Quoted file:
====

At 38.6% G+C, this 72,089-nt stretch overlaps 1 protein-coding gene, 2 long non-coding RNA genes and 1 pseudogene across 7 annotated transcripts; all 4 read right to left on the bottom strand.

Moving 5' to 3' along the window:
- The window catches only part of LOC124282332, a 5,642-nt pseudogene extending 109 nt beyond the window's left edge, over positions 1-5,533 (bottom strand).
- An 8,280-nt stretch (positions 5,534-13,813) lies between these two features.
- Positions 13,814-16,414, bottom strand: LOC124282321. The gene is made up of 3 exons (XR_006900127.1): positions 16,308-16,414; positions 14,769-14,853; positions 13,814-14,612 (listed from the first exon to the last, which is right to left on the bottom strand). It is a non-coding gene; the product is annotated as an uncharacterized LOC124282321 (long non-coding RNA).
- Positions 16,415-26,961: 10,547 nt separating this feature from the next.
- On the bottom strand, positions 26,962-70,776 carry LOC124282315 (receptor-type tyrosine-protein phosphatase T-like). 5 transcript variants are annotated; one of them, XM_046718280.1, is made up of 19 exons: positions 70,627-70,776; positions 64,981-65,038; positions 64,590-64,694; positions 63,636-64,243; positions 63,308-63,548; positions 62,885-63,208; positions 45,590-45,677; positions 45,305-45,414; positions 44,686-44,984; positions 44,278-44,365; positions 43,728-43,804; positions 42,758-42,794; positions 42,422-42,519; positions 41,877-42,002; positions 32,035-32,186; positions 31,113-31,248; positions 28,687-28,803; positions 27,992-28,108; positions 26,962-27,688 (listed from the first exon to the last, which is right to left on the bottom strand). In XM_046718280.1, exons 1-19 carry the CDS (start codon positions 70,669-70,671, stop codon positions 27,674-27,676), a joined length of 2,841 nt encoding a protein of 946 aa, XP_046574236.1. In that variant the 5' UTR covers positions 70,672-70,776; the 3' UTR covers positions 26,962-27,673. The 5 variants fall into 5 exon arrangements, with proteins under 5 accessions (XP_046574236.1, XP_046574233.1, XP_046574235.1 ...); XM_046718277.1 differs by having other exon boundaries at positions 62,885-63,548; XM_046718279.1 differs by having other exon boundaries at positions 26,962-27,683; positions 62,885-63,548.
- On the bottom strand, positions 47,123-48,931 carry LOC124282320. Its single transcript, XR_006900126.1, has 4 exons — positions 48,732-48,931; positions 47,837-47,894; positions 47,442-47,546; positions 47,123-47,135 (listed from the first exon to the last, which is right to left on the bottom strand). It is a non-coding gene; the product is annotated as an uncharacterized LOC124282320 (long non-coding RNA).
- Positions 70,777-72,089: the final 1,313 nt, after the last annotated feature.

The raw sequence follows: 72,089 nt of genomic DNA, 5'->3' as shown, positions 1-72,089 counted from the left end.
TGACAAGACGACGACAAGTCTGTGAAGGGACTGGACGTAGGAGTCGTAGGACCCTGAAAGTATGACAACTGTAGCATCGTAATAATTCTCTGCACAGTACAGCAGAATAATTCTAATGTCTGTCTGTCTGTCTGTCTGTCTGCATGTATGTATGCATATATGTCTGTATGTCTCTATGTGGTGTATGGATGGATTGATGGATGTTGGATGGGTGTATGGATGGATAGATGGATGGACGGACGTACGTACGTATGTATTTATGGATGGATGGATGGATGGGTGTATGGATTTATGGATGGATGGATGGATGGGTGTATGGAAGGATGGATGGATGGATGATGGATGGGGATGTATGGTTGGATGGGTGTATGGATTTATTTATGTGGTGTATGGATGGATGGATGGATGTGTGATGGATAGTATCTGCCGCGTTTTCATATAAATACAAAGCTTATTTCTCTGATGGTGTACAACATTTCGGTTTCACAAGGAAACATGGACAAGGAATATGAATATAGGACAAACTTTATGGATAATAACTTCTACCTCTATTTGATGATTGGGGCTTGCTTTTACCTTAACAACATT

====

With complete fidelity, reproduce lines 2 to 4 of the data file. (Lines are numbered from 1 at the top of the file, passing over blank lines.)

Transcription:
Moving 5' to 3' along the window:
- The window catches only part of LOC124282332, a 5,642-nt pseudogene extending 109 nt beyond the window's left edge, over positions 1-5,533 (bottom strand).
- An 8,280-nt stretch (positions 5,534-13,813) lies between these two features.